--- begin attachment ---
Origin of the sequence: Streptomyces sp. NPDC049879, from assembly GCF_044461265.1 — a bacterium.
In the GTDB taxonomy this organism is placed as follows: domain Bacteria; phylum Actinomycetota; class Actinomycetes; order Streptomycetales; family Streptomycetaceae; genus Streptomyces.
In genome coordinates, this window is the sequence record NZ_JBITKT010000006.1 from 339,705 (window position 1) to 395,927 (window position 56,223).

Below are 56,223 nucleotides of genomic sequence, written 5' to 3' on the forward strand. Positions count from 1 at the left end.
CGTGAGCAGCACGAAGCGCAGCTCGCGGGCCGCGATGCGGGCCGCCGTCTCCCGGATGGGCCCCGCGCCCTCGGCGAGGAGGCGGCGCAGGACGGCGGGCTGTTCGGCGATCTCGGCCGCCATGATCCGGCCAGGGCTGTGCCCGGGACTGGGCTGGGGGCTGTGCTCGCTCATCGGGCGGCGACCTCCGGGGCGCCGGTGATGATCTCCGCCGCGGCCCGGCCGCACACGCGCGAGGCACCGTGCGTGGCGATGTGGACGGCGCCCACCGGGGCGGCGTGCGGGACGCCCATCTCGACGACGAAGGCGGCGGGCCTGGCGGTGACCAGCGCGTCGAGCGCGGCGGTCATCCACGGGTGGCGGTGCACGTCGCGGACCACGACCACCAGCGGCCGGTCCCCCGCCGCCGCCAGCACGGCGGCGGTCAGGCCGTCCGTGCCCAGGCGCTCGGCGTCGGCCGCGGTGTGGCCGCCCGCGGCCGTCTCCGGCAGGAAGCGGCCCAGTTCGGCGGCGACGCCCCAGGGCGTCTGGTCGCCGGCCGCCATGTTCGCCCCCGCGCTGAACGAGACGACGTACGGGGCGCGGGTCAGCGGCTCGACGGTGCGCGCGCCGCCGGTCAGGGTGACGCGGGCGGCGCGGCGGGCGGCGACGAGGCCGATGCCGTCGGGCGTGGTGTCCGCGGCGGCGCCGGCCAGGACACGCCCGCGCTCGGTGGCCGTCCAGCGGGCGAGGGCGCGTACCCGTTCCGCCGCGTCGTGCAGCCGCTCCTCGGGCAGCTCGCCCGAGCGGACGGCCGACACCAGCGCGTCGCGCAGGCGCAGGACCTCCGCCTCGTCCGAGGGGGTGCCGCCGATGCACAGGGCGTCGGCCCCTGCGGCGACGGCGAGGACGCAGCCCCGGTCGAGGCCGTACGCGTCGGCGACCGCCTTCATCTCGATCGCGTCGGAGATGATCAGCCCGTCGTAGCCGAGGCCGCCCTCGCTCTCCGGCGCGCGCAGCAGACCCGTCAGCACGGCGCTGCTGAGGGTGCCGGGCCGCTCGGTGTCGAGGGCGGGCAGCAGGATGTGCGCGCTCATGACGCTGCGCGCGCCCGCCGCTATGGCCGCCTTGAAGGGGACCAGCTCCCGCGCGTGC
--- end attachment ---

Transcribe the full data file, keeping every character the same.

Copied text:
Origin of the sequence: Streptomyces sp. NPDC049879, from assembly GCF_044461265.1 — a bacterium.
In the GTDB taxonomy this organism is placed as follows: domain Bacteria; phylum Actinomycetota; class Actinomycetes; order Streptomycetales; family Streptomycetaceae; genus Streptomyces.
In genome coordinates, this window is the sequence record NZ_JBITKT010000006.1 from 339,705 (window position 1) to 395,927 (window position 56,223).

Below are 56,223 nucleotides of genomic sequence, written 5' to 3' on the forward strand. Positions count from 1 at the left end.
CGTGAGCAGCACGAAGCGCAGCTCGCGGGCCGCGATGCGGGCCGCCGTCTCCCGGATGGGCCCCGCGCCCTCGGCGAGGAGGCGGCGCAGGACGGCGGGCTGTTCGGCGATCTCGGCCGCCATGATCCGGCCAGGGCTGTGCCCGGGACTGGGCTGGGGGCTGTGCTCGCTCATCGGGCGGCGACCTCCGGGGCGCCGGTGATGATCTCCGCCGCGGCCCGGCCGCACACGCGCGAGGCACCGTGCGTGGCGATGTGGACGGCGCCCACCGGGGCGGCGTGCGGGACGCCCATCTCGACGACGAAGGCGGCGGGCCTGGCGGTGACCAGCGCGTCGAGCGCGGCGGTCATCCACGGGTGGCGGTGCACGTCGCGGACCACGACCACCAGCGGCCGGTCCCCCGCCGCCGCCAGCACGGCGGCGGTCAGGCCGTCCGTGCCCAGGCGCTCGGCGTCGGCCGCGGTGTGGCCGCCCGCGGCCGTCTCCGGCAGGAAGCGGCCCAGTTCGGCGGCGACGCCCCAGGGCGTCTGGTCGCCGGCCGCCATGTTCGCCCCCGCGCTGAACGAGACGACGTACGGGGCGCGGGTCAGCGGCTCGACGGTGCGCGCGCCGCCGGTCAGGGTGACGCGGGCGGCGCGGCGGGCGGCGACGAGGCCGATGCCGTCGGGCGTGGTGTCCGCGGCGGCGCCGGCCAGGACACGCCCGCGCTCGGTGGCCGTCCAGCGGGCGAGGGCGCGTACCCGTTCCGCCGCGTCGTGCAGCCGCTCCTCGGGCAGCTCGCCCGAGCGGACGGCCGACACCAGCGCGTCGCGCAGGCGCAGGACCTCCGCCTCGTCCGAGGGGGTGCCGCCGATGCACAGGGCGTCGGCCCCTGCGGCGACGGCGAGGACGCAGCCCCGGTCGAGGCCGTACGCGTCGGCGACCGCCTTCATCTCGATCGCGTCGGAGATGATCAGCCCGTCGTAGCCGAGGCCGCCCTCGCTCTCCGGCGCGCGCAGCAGACCCGTCAGCACGGCGCTGCTGAGGGTGCCGGGCCGCTCGGTGTCGAGGGCGGGCAGCAGGATGTGCGCGCTCATGACGCTGCGCGCGCCCGCCGCTATGGCCGCCTTGAAGGGGACCAGCTCCCGCGCGTGC